In mid-April, a Beirut-based TV program called "Arab Idol" (modeled on the British hit show "Pop Idol," which had also spawned "American Idol") featured a young Syrian man named Abdul Karim Hamdan. He is from Aleppo, Syria's largest city and an economic and cultural hub until it became a battleground for civil war, fewer than 200 miles but, right now, a world removed from the glitzy Beirut TV studio.

Hamdan's song, a pained but assiduously apolitical lament for Syria's "spring of pain," has since become a hit of its own the Arab world. The most popular YouTube video of the performance – there are dozens of recordings of it floating around the Web – has more than 4 million views so far.

The song seems to have tapped into the agony of two years of war, which is felt not just in Syria but across a sympathetic Arab world, as evident in the crowd's reaction. It is especially powerful for those most affected by the conflict. The Financial Times' Abigail Fielding-Smith reports, "Syrians abroad, especially those from Aleppo, describe breaking down in tears over it."

Though the power of Hamdan's song appears to stem in part from his decision to avoid taking sides or placing blame, his sudden popularity has put him under political scrutiny and some pressure. "Inevitably there has been speculation over which 'side' Hamdan is on," according to the Financial Times story. "According to an interview with the singer in Lebanon’s Daily Star newspaper, people have even made threats against him on Facebook."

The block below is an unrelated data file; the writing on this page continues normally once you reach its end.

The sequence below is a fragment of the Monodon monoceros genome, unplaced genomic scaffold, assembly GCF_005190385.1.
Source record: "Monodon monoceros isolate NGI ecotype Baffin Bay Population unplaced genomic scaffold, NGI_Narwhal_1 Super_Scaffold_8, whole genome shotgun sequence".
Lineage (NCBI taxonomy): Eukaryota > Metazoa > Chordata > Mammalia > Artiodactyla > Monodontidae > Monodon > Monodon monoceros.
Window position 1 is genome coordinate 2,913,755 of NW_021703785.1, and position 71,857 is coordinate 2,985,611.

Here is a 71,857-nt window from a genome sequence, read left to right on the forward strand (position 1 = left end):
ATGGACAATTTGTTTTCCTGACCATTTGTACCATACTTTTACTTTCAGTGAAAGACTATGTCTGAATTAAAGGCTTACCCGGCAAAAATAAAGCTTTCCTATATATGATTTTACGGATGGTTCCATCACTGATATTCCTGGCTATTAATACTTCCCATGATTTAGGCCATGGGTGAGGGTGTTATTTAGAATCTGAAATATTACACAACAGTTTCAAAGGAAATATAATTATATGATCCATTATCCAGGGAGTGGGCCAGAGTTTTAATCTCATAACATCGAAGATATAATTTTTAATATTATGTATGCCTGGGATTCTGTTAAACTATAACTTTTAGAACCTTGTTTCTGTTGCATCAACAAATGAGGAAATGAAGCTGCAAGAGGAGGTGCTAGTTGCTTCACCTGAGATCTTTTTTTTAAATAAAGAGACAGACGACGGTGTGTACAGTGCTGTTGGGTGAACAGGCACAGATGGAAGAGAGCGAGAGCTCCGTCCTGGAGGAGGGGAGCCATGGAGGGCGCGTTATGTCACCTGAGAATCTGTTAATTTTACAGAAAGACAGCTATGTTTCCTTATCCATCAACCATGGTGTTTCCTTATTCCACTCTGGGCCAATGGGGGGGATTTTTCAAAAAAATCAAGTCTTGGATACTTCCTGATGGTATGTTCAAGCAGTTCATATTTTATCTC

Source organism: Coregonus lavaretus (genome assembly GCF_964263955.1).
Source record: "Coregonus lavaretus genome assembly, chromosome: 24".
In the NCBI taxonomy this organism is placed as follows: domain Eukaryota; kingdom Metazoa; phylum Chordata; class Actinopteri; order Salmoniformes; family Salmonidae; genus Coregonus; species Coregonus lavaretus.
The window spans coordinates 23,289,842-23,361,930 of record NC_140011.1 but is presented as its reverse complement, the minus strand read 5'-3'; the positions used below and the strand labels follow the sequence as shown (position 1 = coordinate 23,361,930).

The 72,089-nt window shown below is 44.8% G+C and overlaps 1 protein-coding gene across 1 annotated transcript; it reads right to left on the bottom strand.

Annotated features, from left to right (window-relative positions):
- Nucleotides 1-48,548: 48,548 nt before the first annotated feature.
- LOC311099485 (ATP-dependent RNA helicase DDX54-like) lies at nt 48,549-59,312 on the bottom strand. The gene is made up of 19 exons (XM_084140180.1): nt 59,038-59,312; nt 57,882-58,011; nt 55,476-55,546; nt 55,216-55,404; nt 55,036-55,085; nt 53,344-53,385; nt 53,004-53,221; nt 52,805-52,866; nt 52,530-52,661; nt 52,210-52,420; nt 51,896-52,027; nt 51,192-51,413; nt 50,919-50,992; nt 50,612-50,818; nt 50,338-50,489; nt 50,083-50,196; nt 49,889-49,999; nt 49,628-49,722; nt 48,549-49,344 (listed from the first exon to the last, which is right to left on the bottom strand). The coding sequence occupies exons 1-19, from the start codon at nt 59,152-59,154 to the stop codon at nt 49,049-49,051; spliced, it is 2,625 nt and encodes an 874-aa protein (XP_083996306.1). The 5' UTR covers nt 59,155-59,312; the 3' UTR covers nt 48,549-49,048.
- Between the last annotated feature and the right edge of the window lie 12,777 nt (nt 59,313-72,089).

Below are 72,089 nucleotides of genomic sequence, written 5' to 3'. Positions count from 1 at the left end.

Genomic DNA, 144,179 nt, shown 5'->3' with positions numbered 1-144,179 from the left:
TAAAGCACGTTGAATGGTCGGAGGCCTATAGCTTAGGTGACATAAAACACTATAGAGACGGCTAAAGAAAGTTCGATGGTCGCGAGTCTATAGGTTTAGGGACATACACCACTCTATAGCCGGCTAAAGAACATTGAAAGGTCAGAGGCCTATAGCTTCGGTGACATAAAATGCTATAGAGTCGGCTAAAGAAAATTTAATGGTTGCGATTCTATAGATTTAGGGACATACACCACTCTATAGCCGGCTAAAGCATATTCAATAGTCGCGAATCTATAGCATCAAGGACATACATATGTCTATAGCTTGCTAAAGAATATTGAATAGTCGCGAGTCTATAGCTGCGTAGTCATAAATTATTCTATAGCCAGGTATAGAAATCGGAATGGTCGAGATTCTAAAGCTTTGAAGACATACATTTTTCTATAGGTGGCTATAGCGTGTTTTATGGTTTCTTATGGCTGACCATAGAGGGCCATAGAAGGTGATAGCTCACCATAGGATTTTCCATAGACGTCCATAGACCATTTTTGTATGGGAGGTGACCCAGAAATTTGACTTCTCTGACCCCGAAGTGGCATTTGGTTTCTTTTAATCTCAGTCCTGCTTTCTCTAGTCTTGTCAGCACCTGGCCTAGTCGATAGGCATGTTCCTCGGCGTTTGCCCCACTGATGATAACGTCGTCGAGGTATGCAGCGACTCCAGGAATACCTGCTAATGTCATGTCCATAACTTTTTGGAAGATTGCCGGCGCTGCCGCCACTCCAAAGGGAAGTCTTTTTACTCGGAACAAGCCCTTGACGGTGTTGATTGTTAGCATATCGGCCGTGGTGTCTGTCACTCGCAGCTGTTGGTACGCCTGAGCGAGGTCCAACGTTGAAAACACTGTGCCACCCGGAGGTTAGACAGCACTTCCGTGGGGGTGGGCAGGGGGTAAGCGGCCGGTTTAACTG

As in the American version, Arab Idol contestants progress if they are approved by judges and audience votes. So far, both have propelled Hamdan into the next round of the competition, a show of support not just for the obviously talented singer but for the message behind his song. "You’re an ambassador of peace and love," a pop star who is judging the competition named Ragheb Alameh said after the performance. "You’re your country’s ambassador."

But however the song does on "Arab Idol," Hamdam is already reaching people in his home country, offering what is surely badly needed emotional catharsis. A Syrian journalist told Al Arabiya: "The man united our pain. We watched him with tears pouring out from our hearts."